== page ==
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When Cristiano Ronaldo moved to Real Madrid from Manchester United for a world record fee it was a one-off thing but now transfer fee records keep tumbling almost every season.

This not only shows that the purchasing power of most of the clubs have gone up but also their revenues have skyrocketed.

So here’s a look the top six financial breakdown for the top six Premier League sides for the year ending 2016-17. 


Accounts for the year to May 31st, 2017
£427m (3rd highest in the league)
Wages: £199m (5th highest in the league, 47 per cent of turnover)
Profit before tax: £45m (up from £3m in 2016)
Gate and match-day income: £100m
TV and broadcasting: £199m
Retail: £26m
Commercial: £91m
Property development: £1m
Player trading: £7m
Net debt: £47m
Interest payable: £15m
Highest-paid director: Ivan Gazidis – £2.618m


Accounts for the year to 30 June 2017
 £368m (4th highest in the league)
Wages: £221m (3rd highest, 60per cent of turnover)
Loss before tax: £14m (down from £85m loss in 2016)
Broadcasting: £162m
Matchday: £66m
Commercial: £140m
Net debt Not stated: £1.17bn owed to Roman Abramovich
Interest payable: No net interest payable
Highest-paid director: £229,000 to unnamed director of Chelsea Football Club Ltd.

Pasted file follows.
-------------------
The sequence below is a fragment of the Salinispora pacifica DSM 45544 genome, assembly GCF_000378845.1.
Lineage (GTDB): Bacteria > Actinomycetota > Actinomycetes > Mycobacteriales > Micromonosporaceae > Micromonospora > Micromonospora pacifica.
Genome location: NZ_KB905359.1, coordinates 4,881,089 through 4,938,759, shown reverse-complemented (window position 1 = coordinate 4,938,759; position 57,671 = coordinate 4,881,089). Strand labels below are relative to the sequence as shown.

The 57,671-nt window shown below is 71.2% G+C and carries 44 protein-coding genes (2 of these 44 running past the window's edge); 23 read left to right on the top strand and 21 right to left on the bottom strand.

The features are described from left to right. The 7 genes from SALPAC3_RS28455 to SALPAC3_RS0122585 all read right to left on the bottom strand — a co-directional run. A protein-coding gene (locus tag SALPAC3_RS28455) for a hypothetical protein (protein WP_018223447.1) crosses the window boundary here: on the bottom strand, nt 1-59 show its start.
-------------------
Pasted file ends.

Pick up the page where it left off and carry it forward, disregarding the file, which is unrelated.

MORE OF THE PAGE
Accounts for the year to 31 May 2017
Turnover: £364m (5th highest in the league)
Wages: £208m (4th highest, 57per cent of turnover)
Profit before tax: £40m (follows a £20m loss in 2016)
Gate and matchday income: £74m
TV and broadcasting: £154m
Commercial activities: £136m
Net debt Not stated: bank loan £72m; £130m owed to FSG
Interest payable: £7m
Highest-paid director: Unnamed, £914,000


Accounts for 13 months to 30 June 2017
Turnover: £473m (2nd highest in the league)
Wages: £264m (Highest, 56per cent of turnover)
Profit before tax: Broke even (follows £20m profit in 2016)
Gate and matchday: £52m
TV and broadcasting, Uefa: £48m
TV and broadcasting, all other: £156m
Commercial activities: £218m
Net debt: £48m
Interest payable: £2m
Highest-paid director: Not identified; £4.3m was paid to “key management personnel” of City Football Group


Accounts for the year to 30 June 2017
 £581m (Highest in the league)
Wages: £263m (2nd highest, 45per cent of turnover)
Profit before tax: £57m (up from £49m in 2016)
Gate and match-day income: £112m
TV and broadcasting: £194m
Commercial income: £276m
Net debt: £213m
Interest and finance costs: £25m
Highest-paid director: Unnamed, £2.6m, paid by Manchester United Football Club Limited


Accounts for the year to 30 June 2017
Turnover: £306m (6th highest in the league)
Wages: £127m (6th highest, 42per cent of turnover)
Profit before tax: £58m (up from £38m in 2016)
Match receipts: £45m
TV and media: £150m
All commercial activities: £73m
Uefa prize money: £38m
Net debt Stated as a positive: £15m more cash in the bank than the bank loans of £185m
Interest payable: £13m
Highest-paid director: £6m paid to Daniel Levy

So clearly Manchester United had churned out the maximum turnover during the 2016-17 financial year at £581 million but their net debt also stands at a humungous £213 million.

Spurs on the other hand, have no debt in the market and have also managed to make a profit of £58 million.

Note: All the details are from the most recently published annual reports at Companies House

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